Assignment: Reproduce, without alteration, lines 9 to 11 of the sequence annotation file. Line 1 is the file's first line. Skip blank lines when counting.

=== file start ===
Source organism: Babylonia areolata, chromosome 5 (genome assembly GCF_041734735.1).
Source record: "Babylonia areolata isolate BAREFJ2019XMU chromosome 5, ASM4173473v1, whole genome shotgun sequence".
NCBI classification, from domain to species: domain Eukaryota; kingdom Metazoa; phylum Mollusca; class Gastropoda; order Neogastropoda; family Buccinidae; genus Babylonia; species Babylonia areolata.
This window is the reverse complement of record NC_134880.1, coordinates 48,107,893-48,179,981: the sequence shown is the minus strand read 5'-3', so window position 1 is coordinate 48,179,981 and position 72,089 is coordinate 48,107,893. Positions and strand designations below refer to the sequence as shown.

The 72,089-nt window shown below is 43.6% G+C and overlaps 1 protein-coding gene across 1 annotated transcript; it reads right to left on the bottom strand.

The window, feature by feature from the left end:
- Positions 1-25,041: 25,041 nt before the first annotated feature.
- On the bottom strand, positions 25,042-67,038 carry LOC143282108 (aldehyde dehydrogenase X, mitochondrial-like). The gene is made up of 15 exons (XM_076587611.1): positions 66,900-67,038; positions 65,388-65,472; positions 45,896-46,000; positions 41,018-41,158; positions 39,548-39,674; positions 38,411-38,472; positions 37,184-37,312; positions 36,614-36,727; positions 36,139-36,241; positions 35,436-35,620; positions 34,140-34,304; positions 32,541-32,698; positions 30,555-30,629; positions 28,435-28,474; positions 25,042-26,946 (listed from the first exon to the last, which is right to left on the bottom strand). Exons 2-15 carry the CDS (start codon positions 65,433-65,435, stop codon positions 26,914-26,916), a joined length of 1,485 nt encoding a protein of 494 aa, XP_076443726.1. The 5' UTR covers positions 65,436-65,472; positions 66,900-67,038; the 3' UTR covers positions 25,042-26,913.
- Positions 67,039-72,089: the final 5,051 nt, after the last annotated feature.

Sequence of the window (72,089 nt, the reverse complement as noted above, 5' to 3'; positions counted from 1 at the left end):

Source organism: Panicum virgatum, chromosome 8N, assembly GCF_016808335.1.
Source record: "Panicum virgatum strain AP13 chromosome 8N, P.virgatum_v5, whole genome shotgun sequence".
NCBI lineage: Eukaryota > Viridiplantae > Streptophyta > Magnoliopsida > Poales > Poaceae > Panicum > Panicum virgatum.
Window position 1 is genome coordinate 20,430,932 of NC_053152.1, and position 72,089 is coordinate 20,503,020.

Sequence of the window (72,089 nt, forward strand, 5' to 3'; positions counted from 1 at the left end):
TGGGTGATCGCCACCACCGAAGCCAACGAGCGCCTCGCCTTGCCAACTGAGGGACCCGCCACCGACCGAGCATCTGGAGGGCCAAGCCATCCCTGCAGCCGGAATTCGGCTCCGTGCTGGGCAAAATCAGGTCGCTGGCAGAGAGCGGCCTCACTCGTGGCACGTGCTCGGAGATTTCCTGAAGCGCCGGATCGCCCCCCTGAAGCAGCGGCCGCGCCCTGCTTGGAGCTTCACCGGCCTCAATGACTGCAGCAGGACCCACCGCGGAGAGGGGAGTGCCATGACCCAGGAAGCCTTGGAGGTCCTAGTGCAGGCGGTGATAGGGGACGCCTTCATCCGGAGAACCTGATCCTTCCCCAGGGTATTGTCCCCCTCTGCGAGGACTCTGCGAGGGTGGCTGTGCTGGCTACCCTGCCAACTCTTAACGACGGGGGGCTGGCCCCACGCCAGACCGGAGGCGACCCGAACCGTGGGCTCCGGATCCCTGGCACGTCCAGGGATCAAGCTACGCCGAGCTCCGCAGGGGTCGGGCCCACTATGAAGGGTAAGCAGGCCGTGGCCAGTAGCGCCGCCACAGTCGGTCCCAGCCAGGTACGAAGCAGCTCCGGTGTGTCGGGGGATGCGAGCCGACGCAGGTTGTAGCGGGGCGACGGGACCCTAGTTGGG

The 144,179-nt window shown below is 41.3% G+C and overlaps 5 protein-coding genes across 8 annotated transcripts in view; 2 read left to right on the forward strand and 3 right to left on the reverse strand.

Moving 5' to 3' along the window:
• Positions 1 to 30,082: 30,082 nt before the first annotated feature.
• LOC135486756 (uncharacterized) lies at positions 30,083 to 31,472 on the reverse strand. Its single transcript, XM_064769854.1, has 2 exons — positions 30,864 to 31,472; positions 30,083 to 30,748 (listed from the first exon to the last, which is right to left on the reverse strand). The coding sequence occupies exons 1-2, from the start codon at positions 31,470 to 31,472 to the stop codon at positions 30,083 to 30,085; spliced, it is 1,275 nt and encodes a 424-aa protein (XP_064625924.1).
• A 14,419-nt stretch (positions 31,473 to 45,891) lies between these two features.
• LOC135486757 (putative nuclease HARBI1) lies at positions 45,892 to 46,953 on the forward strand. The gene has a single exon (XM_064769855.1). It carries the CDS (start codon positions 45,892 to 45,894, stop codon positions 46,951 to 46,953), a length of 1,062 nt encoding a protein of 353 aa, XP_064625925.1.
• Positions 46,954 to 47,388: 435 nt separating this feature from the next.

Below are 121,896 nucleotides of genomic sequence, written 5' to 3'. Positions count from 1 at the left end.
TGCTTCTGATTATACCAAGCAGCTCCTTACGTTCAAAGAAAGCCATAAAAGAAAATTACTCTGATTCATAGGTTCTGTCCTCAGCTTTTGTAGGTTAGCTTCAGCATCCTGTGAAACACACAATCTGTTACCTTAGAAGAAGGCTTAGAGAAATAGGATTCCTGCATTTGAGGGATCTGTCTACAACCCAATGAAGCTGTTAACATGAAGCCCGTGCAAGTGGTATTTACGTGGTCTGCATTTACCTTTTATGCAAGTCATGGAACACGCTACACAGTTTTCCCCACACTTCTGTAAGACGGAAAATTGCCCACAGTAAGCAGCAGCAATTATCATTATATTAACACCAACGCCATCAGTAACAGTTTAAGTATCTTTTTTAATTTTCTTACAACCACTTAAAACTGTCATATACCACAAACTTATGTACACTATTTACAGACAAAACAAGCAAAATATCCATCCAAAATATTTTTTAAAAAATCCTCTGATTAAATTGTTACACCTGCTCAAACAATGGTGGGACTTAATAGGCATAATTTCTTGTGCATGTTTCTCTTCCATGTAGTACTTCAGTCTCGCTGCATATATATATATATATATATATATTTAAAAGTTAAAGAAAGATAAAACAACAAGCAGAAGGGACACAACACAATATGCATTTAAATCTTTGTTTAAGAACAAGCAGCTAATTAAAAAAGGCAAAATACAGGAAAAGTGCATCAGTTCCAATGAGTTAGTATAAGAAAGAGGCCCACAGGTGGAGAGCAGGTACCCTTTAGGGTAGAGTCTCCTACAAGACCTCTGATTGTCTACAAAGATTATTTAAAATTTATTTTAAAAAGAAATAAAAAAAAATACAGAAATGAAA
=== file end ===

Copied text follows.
- Positions 67,039-72,089: the final 5,051 nt, after the last annotated feature.

Sequence of the window (72,089 nt, the reverse complement as noted above, 5' to 3'; positions counted from 1 at the left end):

Source organism: Panicum virgatum, chromosome 8N, assembly GCF_016808335.1.